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Sunday, January 27, 2013

Lipstick in the Kitchen

I knew that marrying Kenley would be a mistake the moment he brought me home to meet his mother who, it appeared, never left her kitchen. A passive-aggressive woman, her way of conveying anger was to bash pots and pans around like cymbals and gongs. Her means of showing disapproval was to slam cupboard doors. Her kitchen was a symphony of rage.
Kenley made the introductions, and she was pleasant enough at the start. She offered us both sweet tea, but the glass she handed to me had a definite lipstick print on the rim, a thin lower lip and a smudge of an upper. Moreover, she pronounced my name "Jita," although I had been introduced as "Gita." We sat at the breakfast table and they made family small talk while I took in the surroundings.
The stove was obviously the centerpiece of this domain. It was a gleaming stainless steel behemoth with two ovens, a plate warmer and six gas burners. In the middle of the floor squatted a sway-backed butcher block that appeared to have been chopped upon with such force as to make it cower.
"Lita? You're not drinking your tea. Does it need more sugar?"
"I'm sure it's fine, Mrs. Carmoody," I said. "I'm not thirsty right now."
And there it was. The first lie. It sat in the air between us like a cough, and she chalked up round one. She knew I wouldn't criticize the cleanliness of her glass, and she knew there would be a million more lies to come. I could see the years rolling out ahead of me: a marriage to Kenley would make a complicit, chronic liar of me. No one in Kenley's family ever expressed anger or dissatisfaction openly. I and my children would tiptoe around the knife-wielding Matriarch. She’d rope us like meek heifers into the Carmoody Corral.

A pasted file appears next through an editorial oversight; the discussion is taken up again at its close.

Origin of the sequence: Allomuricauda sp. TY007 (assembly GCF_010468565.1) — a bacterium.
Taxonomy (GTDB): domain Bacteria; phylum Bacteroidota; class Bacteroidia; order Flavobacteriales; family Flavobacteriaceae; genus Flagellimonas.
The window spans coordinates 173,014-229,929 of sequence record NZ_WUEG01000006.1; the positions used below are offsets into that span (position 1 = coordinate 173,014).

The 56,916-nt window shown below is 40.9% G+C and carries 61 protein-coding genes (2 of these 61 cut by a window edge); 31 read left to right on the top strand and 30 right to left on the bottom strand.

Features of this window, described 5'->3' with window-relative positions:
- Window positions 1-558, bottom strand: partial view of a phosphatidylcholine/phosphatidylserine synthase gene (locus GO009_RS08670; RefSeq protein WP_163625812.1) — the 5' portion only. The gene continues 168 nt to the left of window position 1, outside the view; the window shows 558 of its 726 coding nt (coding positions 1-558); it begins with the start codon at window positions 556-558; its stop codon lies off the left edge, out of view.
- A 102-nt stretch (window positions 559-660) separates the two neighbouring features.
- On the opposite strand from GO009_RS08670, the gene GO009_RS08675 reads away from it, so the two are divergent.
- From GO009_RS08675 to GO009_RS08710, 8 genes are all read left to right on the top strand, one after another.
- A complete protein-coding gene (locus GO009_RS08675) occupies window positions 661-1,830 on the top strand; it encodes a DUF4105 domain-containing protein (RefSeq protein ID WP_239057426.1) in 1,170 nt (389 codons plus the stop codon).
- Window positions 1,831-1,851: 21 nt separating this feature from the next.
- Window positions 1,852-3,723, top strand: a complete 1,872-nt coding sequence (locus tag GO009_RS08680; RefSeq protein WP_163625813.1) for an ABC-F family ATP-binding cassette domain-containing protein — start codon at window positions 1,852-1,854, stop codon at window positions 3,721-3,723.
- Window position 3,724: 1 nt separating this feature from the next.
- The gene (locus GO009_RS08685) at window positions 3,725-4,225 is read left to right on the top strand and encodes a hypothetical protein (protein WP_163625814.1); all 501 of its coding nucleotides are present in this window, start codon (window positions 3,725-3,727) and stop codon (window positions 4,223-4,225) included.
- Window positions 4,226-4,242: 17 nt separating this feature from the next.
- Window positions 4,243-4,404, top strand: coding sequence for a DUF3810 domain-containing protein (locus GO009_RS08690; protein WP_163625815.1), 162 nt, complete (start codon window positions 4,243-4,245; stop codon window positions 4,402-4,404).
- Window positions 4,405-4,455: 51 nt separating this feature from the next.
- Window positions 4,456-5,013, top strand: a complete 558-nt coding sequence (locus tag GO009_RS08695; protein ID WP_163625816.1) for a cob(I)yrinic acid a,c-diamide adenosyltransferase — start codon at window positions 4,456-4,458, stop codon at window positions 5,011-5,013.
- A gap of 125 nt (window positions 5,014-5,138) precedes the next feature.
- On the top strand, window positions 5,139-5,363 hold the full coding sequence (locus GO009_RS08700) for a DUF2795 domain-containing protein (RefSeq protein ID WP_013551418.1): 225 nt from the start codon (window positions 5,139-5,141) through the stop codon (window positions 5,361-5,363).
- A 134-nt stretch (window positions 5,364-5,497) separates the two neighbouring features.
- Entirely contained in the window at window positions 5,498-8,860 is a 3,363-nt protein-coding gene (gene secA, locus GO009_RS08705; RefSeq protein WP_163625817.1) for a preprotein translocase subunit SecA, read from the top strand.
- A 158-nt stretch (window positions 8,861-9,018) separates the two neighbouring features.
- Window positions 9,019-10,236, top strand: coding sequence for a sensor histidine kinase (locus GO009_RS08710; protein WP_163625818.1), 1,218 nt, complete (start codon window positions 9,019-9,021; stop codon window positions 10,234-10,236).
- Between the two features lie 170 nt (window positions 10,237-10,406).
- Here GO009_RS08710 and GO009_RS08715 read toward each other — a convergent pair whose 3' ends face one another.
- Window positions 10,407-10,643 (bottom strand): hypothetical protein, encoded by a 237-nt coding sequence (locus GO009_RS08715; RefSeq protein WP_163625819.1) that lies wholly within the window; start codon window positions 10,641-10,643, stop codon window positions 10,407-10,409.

"Actually," I said, looking up into her eyes, "the glass is dirty."
I held it up, like Exhibit A, and heard Kenley's quick intake of breath.
" And I'd appreciate it if you would call me Gita with a hard G. Most people over the age of five get it right on the second try."
Kenley drifted away from me after that – not abruptly, but you could tell. (It was not the Carmoody way to confront, after all.)
“That was a speeding bullet that missed you, my girl,” a friend told me later. “You would have become a headline eventually. ‘Daughter-in-law found buried in his Mum’s lettuce patch.’”
Eventually I forgot Kenley, but apparently his family never forgot me. I was “the girl with the tea glass.” This I discovered five years after the fact when I went to apply for a new job at the power company and was made to fill out a dozen forms in their personnel office. Kenley’s younger sister Marjory was sitting behind a long counter, handing out applications to a line of hopefuls. When I reached her and held out my hand she squinted hard and cocked her head.
“Why, you’re the tea glass girl, aren’t you? You’re the one who stood up to Mum! We were talking about you just the other night, wondering what became of you!”
I calculated how this development might improve or dash my chances of getting hired. I decided that silence was my friend.
“We all admired you, you know,” Marjory went on. “You have spine.” Then, leaning in close so that I could feel her breath tickling my cheek, she whispered, “Put on your application that you go to church regular and serve the poor, and I’ll be sure it gets to the Personnel Manager right away. He doesn’t care whether you can type: he only hires Christians.”
“Isn’t that illegal?” I asked.
Marjory Carmoody cocked her head again, sparrow-like, as if that thought had never occurred to her.
“But, hey, thanks for the tip,” I said, “That’s really decent of you to help me.”
She smiled then, a bright front-desk-receptionist smile and I left, arms full of paperwork.
I went home, trying to imagine myself a power company employee with a 45-minute lunch hour, paid holidays and dental insurance. I tried to imagine Mrs. Carmoody’s face when she learned that I had been sighted.
I wondered what clashing of pots and pounding of meat on the swaybacked butcher block would follow that revelation.
“Poor kitchen,” I thought. “You’re in for a loud time tonight.”